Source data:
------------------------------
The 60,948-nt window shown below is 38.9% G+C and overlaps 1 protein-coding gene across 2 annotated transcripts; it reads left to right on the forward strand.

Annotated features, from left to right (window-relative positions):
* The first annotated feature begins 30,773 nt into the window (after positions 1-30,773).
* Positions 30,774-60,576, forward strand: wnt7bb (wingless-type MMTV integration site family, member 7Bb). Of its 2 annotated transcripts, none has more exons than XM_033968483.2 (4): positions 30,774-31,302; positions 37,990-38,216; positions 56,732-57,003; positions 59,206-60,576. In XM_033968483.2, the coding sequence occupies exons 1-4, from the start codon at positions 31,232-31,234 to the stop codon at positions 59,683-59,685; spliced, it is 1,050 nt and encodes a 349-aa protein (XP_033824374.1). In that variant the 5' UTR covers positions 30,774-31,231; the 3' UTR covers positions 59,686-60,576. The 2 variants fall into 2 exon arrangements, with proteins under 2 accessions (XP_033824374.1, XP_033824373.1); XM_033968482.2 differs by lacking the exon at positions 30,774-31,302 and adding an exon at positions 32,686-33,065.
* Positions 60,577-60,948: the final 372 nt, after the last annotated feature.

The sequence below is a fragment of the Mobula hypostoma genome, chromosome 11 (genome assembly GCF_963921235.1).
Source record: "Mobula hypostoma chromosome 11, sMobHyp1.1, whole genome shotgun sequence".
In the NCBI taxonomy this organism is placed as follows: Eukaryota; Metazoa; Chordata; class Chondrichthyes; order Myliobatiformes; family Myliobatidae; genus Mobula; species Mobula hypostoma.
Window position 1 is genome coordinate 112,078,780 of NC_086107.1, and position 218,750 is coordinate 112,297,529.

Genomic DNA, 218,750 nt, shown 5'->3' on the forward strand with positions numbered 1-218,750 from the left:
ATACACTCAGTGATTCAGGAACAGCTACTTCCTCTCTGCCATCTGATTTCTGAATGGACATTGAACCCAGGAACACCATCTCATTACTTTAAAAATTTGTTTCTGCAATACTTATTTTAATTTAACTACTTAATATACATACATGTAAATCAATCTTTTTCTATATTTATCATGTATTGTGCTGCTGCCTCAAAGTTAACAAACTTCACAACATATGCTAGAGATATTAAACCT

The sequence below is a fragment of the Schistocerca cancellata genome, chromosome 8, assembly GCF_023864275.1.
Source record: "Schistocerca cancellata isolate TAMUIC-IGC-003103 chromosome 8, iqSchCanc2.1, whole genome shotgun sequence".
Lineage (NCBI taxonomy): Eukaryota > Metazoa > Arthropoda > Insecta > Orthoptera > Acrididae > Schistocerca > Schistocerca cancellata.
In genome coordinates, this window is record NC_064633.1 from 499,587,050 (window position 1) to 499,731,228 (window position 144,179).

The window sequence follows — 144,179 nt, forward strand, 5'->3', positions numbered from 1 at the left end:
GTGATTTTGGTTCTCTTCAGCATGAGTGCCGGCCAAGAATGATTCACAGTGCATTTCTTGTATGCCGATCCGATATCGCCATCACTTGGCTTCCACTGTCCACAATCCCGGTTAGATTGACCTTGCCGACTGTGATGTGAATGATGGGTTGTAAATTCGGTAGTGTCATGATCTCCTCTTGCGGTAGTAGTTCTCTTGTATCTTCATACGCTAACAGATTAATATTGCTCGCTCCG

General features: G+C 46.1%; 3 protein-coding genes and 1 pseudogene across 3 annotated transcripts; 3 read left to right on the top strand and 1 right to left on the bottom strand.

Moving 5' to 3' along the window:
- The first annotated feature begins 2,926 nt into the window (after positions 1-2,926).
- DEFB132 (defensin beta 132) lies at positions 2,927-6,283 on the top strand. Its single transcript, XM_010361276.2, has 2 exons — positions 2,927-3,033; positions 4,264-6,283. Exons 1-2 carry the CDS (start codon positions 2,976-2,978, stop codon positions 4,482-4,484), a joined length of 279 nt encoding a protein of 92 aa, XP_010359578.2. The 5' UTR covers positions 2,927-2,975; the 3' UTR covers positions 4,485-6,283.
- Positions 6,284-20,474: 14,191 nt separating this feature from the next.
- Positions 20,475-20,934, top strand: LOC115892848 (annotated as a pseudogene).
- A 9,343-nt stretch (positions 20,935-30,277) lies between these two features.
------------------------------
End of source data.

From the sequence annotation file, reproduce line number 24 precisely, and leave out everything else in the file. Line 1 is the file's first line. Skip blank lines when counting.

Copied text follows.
- A 9,343-nt stretch (positions 20,935-30,277) lies between these two features.